As with all such schemes, the design was checked against national standards and was subject to a safety audit. The design complies with national technical standards with no outstanding issues raised by the safety auditors.
 
HAS THE RIGHT HAND TURN LANE DESIGN NOW BEEN AGREED?

Yes. The decision to provide a right turn lane was made by SNDC when they approved pp 2016/1447. Following technical vetting of the detailed design, SNDC subsequently discharged Condition 5a under pp 2017/1377 approving the design.

There is now no ability to overturn that decision.

 
WHO IS FUNDING THE WORKS?
The works are fully funded by the developer with no cost to NCC or the public. The developer is also required to fund the design check (on a cost recharge basis), construction supervision and administrative costs associated with the S278.
 
WILL THE SCHEME RESULT IN FURTHER MAINTENANCE AT NCC EXPENSE?
No. The developer will be required to provide a commuted maintenance contribution.
 
WHEN WILL THE WORKS BE CARRIED OUT?
Condition 5 b requires the applicant to provide the right hand turn lane prior to the commencement of use permitted by pp 2016/1447.
At this stage we are not aware of a proposed construction date for the scheme, however as with all works of the highway the developer will need to receive street works approval and agree the required traffic management.
 
WILL THE WORKS BE AUDITED ONCE THEY HAVE BEEN COMPLETED?

As with all such schemes, a stage 3 safety audit will be carried out after the works have been completed on the ground. The purpose is to make sure that what has been constructed on the ground is in accordance with the approved design or if any amendments are been made during construction, that they are safe.


The scheme will result in a narrowing of the roadside verge on the north side of the A1066.

 
WILL THIS RESULT IN THE VERGE BEING NARROWER THAN THE REQUIRED MINIMUM STANDARD?
Whilst the Design standards (DMRB) outlines widths relating to the trunk road network administered by Highways England, there is no requirement to provide a minimum verge width on the local highway network. It is the inevitable consequence of an evolved and historic road network that verge widths will vary and widths of 1.0m are commonplace on the Local Authority network.
 
WILL THE SCHEME RESULT IN COMPROMISED VISIBILITY FROM THE EXISTING PROPERTIES TO THE SOUTH OF THE A1066 (OPPOSITE THE SITE)?

There will be no change to the existing level of visibility from the accesses to the south as the approved design has been developed to leave the southern kerbline as existing.

 

WILL THE PRESENCE OF THE RHTL AND ASSOCIATED SOLID WHITE LINE SYSTEM CAUSE SAFETY CONCERNS AND ACCESS RESTRICTIONS FOR EASTBOUND VEHICLES ACCESSING THE PROPERTIES TO THE SOUTH?
No there is suitable lining proposed to ensure that the right hand turn facility will not be misused. There are several locations where double white lines are present in the vicinity of junctions and private accesses. Whilst it is illegal to cross a solid white line to overtake, it is not illegal to turn in to them. Please see rule 129 of the Highway Code https://www.gov.uk/guidance/the-highway-code/general-rules-techniques-and-advice-for-all-drivers-and-riders-103-to-158. Any vehicles accessing the private drives / junctions to the south (from the west) will continue to do so as per the existing situation i.e. wait (if required) in the eastbound lane until a suitable gap in westbound traffic occurs before crossing.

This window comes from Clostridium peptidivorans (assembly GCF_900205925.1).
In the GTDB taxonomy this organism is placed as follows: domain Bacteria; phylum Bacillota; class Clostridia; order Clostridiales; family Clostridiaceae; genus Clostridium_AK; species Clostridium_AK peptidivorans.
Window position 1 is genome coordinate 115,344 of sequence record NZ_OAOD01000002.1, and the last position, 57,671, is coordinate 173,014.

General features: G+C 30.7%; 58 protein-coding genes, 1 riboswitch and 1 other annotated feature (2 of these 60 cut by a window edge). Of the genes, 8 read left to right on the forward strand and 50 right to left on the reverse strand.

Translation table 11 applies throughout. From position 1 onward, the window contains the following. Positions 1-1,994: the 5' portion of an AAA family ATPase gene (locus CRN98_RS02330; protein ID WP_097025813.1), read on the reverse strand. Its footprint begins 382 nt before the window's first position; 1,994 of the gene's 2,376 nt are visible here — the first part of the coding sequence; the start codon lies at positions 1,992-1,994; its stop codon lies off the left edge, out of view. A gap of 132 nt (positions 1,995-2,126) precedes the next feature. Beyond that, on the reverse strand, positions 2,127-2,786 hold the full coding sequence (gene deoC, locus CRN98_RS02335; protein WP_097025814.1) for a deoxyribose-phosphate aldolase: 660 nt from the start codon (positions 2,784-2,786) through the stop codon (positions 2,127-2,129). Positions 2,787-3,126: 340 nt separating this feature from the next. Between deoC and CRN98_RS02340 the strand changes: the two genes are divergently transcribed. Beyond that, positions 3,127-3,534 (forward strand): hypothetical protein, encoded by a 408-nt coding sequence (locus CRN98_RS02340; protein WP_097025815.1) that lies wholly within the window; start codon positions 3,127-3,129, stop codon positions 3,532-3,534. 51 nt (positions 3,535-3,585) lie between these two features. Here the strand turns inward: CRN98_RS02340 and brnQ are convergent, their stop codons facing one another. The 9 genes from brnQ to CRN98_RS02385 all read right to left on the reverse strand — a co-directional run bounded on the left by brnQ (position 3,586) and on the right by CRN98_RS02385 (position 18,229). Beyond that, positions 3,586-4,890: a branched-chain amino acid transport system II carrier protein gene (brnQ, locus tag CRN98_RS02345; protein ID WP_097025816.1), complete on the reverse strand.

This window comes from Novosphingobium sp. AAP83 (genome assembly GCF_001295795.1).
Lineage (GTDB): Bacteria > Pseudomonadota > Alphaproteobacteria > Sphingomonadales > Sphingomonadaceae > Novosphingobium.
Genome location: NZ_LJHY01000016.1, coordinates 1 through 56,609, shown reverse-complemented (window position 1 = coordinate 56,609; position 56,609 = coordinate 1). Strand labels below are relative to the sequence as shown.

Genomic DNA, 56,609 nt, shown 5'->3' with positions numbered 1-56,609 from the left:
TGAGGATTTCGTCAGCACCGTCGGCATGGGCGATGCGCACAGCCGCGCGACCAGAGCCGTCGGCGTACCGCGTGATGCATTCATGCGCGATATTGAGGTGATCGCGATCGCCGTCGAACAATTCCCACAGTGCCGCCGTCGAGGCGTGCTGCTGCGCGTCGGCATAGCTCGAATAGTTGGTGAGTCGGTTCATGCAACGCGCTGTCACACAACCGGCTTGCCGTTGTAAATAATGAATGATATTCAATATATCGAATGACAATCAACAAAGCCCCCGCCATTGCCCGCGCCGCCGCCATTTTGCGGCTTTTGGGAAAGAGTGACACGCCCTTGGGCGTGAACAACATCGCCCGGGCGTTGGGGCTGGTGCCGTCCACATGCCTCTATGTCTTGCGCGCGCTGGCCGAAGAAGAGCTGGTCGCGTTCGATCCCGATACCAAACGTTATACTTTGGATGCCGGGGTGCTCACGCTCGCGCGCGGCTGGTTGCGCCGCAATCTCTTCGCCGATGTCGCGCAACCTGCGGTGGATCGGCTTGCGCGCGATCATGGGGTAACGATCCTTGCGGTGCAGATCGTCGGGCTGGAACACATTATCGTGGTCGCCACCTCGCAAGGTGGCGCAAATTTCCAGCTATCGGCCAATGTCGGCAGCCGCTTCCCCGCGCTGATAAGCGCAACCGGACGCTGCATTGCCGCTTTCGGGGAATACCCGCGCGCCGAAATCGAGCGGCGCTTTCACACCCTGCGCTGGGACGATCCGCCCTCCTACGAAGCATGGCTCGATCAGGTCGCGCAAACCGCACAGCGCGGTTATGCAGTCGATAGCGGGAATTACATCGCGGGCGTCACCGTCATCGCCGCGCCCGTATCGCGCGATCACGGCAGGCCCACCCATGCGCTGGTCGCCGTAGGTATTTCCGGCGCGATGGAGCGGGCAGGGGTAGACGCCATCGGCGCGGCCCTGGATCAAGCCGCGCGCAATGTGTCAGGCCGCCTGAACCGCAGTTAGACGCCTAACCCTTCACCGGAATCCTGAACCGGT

WILL THE EXISTING SET OF CONCRETE STEPS FOR FOUR WINDS BE MAINTAINED? WILL THEY CAUSE A SAFETY ISSUE?
The existing steps will remain. This has been fully considered as part of the safety audit which concluded that given the bottom step is no higher than a kerbstone and less than 1m wide at the road edge in the unlikely event they are struck by a passing vehicle they would not present a significant hazard.
 
WILL THE FRONTAGE BOUNDARIES OF THE 2 RESIDENTIAL PROPERTIES (FOUR WINDS AND WAVENEY HOUSE) BE AFFECTED BY THE SCHEME?
No. Whilst the highway verge will be narrowed in front of both properties, the existing southern boundaries, including the hedge and steps outside Fourwinds, will not be affected.
 
WILL CROSSING OF THE A1066 FOR THOSE USING THE NEARBY PROW ROUTES BE DANGEROUS?
At the crossing point of the PROW the overall carriageway width will be widened by less than 2 m. It is accepted that it will take marginally longer to cross the
carriageway, a pedestrian’s view to the east from both north and south verge is to full standard. Visibility to the west will be improved by displacing eastbound traffic to the north. Whilst one must always take great care when crossing a 60 mph “A” class road, the professional view of the highway authority is that the road is not significantly more dangerous to cross than the current layout.
 
WILL THE RIGHT HAND TURN LANE REQUIRE STREET LIGHTING?
No. There is no obvious need for street lighting here.
 
WHY ARE THE RUNNING LANES ONLY 3M WIDE (9M TOTAL) WHEN THE ORIGINAL DRAWING ILLUSTRATED A WIDER CARRIAGEWAY MEASURING 9.8M?
During the detailed design phase the running lanes were narrowed to 3 m, to ensure that the southern kerb line was not impacted. The revised design still confirm to national standards. There are many right turn lane facilities, which have a 3m through and turning lanes, on the rural A class network, particularly where they have been retro-fitted (as is the case here). They are provided primarily to reduce tail end conflicts and have proven successful in achieving this.
 
HAVE TRACK RUNS BEEN UNDERTAKEN AS PART OF THE VETTING PROCESS?
There is no requirement to undertake track runs for a something that compiles with standard. All the track runs would show is that a particular standard works – which is the whole purpose of having a standard in the first place